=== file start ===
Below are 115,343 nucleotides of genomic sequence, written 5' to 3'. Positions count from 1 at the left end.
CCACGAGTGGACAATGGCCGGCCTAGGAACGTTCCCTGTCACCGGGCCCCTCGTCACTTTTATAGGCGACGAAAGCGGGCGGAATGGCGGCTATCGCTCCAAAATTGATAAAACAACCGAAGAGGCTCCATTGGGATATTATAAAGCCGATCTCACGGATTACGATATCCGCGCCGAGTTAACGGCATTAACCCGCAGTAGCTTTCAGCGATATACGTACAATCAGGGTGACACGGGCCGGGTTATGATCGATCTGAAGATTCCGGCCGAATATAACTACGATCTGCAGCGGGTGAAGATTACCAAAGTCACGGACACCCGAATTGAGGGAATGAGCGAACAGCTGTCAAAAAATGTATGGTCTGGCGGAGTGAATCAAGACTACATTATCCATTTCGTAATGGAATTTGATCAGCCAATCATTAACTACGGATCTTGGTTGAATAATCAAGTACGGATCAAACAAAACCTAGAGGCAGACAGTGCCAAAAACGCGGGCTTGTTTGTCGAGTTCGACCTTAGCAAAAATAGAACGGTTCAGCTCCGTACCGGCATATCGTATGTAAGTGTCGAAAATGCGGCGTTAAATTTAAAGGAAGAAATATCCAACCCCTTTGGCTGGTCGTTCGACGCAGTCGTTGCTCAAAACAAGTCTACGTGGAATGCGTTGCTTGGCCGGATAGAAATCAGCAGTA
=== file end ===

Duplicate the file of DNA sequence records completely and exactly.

Below are 115,343 nucleotides of genomic sequence, written 5' to 3'. Positions count from 1 at the left end.
CCACGAGTGGACAATGGCCGGCCTAGGAACGTTCCCTGTCACCGGGCCCCTCGTCACTTTTATAGGCGACGAAAGCGGGCGGAATGGCGGCTATCGCTCCAAAATTGATAAAACAACCGAAGAGGCTCCATTGGGATATTATAAAGCCGATCTCACGGATTACGATATCCGCGCCGAGTTAACGGCATTAACCCGCAGTAGCTTTCAGCGATATACGTACAATCAGGGTGACACGGGCCGGGTTATGATCGATCTGAAGATTCCGGCCGAATATAACTACGATCTGCAGCGGGTGAAGATTACCAAAGTCACGGACACCCGAATTGAGGGAATGAGCGAACAGCTGTCAAAAAATGTATGGTCTGGCGGAGTGAATCAAGACTACATTATCCATTTCGTAATGGAATTTGATCAGCCAATCATTAACTACGGATCTTGGTTGAATAATCAAGTACGGATCAAACAAAACCTAGAGGCAGACAGTGCCAAAAACGCGGGCTTGTTTGTCGAGTTCGACCTTAGCAAAAATAGAACGGTTCAGCTCCGTACCGGCATATCGTATGTAAGTGTCGAAAATGCGGCGTTAAATTTAAAGGAAGAAATATCCAACCCCTTTGGCTGGTCGTTCGACGCAGTCGTTGCTCAAAACAAGTCTACGTGGAATGCGTTGCTTGGCCGGATAGAAATCAGCAGTA